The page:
In new book, Steve Cadigan looks at the case for a human-centered future of work
Steve Cadigan arrived in Menlo Park in 2009 after living in Canada and Singapore for a number of years. He chose Menlo because his mom lived here, and he knew about the city’s great school district. A near tragedy made him forever grateful for the choice he’d made.
“It was my twin boys who were injured in 2013 when a car jumped onto the curb near Walgren’s,” he says. “That moment cemented to me the beautiful human beings that live here. The support and caring that came our way was non-stop.”
Steve is well known for scaling Linkedin from 400 to 4000 in three and a half years as head of HR in advance of its IPO, but he’s worked for and consulted at numerous Silicon Valley companies over the past dozen years. What he enjoys most is teaching, both as a much-in-demand speaker and through the advise he gives in his new book, Workquake, which has been in his head for a number of years. “But I’m a master procrastinator,” he tells InMenlo.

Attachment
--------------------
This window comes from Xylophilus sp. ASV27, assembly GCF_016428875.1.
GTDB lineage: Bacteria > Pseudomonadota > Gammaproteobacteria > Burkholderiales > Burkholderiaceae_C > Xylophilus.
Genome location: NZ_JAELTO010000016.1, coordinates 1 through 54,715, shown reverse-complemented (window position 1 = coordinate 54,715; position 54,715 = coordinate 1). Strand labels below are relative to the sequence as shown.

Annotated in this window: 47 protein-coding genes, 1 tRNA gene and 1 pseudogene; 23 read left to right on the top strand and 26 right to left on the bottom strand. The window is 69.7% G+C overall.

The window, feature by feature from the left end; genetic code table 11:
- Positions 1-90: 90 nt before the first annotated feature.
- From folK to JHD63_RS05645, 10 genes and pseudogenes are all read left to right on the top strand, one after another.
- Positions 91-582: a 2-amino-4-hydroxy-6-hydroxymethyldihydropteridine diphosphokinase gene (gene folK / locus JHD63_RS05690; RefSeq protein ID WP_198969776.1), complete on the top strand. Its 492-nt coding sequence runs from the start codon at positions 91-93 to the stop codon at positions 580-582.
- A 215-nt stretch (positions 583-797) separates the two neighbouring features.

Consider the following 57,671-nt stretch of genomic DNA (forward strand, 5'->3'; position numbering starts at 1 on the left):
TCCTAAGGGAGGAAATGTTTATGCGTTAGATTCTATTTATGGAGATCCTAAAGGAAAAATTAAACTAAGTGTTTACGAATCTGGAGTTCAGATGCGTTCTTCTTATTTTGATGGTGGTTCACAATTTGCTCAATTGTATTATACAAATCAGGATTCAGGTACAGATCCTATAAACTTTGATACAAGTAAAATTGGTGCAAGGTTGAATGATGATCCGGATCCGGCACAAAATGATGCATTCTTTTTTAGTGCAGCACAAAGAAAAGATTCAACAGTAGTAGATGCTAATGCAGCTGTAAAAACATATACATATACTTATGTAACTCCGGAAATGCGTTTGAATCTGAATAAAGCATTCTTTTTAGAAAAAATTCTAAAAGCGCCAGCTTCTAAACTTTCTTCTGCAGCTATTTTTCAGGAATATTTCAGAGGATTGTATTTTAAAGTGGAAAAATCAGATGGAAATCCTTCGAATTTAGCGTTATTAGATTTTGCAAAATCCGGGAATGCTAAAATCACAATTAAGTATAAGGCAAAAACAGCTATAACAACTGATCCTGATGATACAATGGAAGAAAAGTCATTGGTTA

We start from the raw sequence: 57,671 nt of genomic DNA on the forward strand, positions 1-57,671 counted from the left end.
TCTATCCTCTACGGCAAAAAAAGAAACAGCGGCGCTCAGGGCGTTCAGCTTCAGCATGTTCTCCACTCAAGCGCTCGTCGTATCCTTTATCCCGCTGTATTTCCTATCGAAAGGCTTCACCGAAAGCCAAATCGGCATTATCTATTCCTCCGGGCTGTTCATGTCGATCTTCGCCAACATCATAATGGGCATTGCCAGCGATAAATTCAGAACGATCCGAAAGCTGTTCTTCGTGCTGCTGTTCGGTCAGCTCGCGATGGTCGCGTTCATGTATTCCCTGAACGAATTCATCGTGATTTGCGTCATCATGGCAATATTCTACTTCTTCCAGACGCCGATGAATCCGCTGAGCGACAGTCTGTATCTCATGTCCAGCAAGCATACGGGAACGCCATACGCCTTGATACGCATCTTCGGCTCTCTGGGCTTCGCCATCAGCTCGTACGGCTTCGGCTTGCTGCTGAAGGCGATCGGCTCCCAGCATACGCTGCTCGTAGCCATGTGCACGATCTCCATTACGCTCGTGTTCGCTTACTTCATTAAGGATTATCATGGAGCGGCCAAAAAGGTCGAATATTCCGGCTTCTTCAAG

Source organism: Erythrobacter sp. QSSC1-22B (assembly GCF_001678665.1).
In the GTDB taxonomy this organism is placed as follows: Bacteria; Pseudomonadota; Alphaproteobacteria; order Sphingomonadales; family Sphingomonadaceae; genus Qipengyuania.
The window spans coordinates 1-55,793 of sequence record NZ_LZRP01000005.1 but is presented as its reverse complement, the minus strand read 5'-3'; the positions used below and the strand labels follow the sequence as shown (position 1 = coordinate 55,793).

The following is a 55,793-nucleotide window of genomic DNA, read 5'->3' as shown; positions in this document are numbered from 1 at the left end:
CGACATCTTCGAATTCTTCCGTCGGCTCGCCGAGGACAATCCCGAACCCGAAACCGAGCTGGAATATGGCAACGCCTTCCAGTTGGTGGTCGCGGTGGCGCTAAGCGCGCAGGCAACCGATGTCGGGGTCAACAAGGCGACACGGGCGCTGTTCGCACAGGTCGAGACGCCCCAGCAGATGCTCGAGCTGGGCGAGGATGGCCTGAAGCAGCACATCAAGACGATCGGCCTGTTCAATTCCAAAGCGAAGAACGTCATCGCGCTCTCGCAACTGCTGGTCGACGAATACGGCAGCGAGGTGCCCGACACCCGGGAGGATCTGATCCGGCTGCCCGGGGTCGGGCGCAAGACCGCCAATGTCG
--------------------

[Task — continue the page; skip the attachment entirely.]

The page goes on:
He’d taken a first crack at it five years ago, and got it going again thanks to a collaboration with former San Francisco Chronicle business editor Thomas Lee.
“When it was 90% done, the pandemic hit,” he recalls. “So much of what I’d written about the future of work was now accelerating. The temptation right now is seeing the pandemic as an episode rather than as systemic.”
We talked about the plethora of “help wanted” signs in Menlo Park storefronts, and the struggle local restaurants and retail are having recruiting staff.
“When they were let go or furloughed, I believe they began to see the world from a different perspective,” he notes. “There were more concerns, more unknowns. Today’s workforce can see more of what is possible given their skill set than ever before.”
He notes that Workquake is a book for both employers and employees. “The framework of work is broken” he says. “We need to forge a better contract and not underestimate the power of new and the energy of chaos. There just may be a different way—and a better way.”
Photo courtesy of Mascot Books